Performances by Andy Hudson
have been hailed as “a treat for the listener” and have been praised for “an uncommon singularity of purpose, technical virtuosity, youthful vigor and a mature sensitivity.” He has appeared in Carnegie Hall’s ‘Weill Recital Hall,’ at Chicago’s ‘Symphony Center,’ and at the World Congress of the International Alliance for Women in Music, College Music Society conferences in both Canada and the US, and gatherings of the International Clarinet Association in Los Angeles, Orlando, Knoxville, and Ostend, Belgium. Andy won top honors at the 2008 MTNA National Senior Woodwind Competition and has received other prizes in the National Collegiate Solo Competition, the Vandoren Emerging Artists Competition, the Luminarts Foundation Fellowship Competition, and the Ariel Artists ‘Impact Performance’ Competition. Andy has recently performed as guest principal clarinet of the Charlotte Symphony Orchestra and the North Carolina Opera, and he was appointed Bass Clarinet/III Clarinetist of the Cabrillo Festival Orchestra in 2020. Other festival appearances include the Lucerne, Bang on a Can, Sewanee, Hot Springs, and Great Lakes Chamber Music festivals.
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A noted interpreter of contemporary music, Andy has premiered and commissioned dozens of works to date and has performed with the Chicago Symphony Orchestra on their MusicNOW series, at the New Music Gathering, and with Ensemble Dal Niente, the Chicago Composer’s Orchestra, and the Chicago Center for Contemporary Composition’s Grossman Ensemble (with whom he is featured on the 2020 release FOUNTAIN OF TIME). In 2018, he was clarinetist for the workshop performance of Augusta Read Thomas’s opera “Sweet Potato Kicks the Sun,” sponsored by the Santa Fe Opera. Andy also performs with the Zafa Collective and earspace, and was a founding member of the trio F-PLUS. Andy is clarinetist with the mixed sextet Latitude 49, which recently released its sophomore album WAX AND WIRE on New Amsterdam Records. Latitude 49 has held residencies at Princeton University and Baylor University, and has been the recipient of grants from the Barlow Endowment, the Fromm Foundation, Chamber Music America, and the Aaron Copland Fund.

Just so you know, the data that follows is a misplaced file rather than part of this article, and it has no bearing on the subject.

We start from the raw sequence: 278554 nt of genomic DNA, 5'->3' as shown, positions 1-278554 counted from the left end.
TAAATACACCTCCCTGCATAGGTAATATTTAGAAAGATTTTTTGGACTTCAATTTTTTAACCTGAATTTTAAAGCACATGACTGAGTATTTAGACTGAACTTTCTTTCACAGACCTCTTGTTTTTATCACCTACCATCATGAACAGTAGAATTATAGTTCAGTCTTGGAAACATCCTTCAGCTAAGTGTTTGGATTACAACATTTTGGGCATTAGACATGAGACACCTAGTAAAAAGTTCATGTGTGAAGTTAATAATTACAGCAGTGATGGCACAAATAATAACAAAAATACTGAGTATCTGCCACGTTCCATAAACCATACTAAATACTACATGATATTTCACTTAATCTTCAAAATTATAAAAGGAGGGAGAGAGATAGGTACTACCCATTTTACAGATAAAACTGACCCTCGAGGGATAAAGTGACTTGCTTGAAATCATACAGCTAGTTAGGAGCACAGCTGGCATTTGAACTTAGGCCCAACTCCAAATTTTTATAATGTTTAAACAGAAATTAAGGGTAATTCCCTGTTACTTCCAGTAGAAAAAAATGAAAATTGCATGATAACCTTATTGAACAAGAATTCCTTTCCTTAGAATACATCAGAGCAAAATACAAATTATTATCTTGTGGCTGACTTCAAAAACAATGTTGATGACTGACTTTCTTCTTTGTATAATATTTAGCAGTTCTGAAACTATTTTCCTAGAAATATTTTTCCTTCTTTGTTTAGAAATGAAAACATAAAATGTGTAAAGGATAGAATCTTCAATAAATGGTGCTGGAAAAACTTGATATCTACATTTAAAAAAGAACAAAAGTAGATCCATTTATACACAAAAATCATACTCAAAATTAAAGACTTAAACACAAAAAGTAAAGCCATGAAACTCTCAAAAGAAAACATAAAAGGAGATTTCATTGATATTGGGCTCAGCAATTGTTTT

Andy is currently Assistant Professor of Clarinet at the University of North Carolina at Greensboro and each summer joins the Artist-Faculty of the Tennessee Valley Music Festival. Previously, he held teaching positions at Northwestern University and Lake Forest College, and he has been the North Carolina State Chair for the International Clarinet Association since 2019. Andy earned his DMA in Clarinet Performance with a Cognate Certification in Music Theory from Northwestern University, where he also earned his Master of Music degree. He earned his Bachelor of Music degree from Columbus State University’s Schwob School of Music. His primary teachers have included Steve Cohen, J. Lawrie Bloom, and Lisa Oberlander. Andy is an Artist-Clinician for Buffet Crampon and an Ambassador for Rovner Products. He performs exclusively on Buffet clarinets and Rovner ligatures.
1st Lieutenant Darren Y. Lin joined “The President’s Own” United States Marine Band in July 2019 as a percussionist. He was appointed Assistant Director in July 2021 and commissioned to his current rank in January 2022. 1st Lt. Lin is a 2009 graduate of Hershey High School in Pennsylvania. He earned a bachelor’s degree in percussion performance and a teacher’s certificate in 2014 from the University of Michigan (U-M) in Ann Arbor; a master’s degree in percussion performance and literature in 2016 from the Eastman School of Music at the University of Rochester in New York; and pursued additional studies at the New England Conservatory in Boston. His principal percussion teachers were J. William Hudgins of the Boston Symphony Orchestra, Michael Burritt of the Eastman School of Music, and Joseph Gramley and Jonathan Ovalle of U-M. He also has studied conducting with Christopher James Lees, Michael Haithcock, and Rodney Dorsey.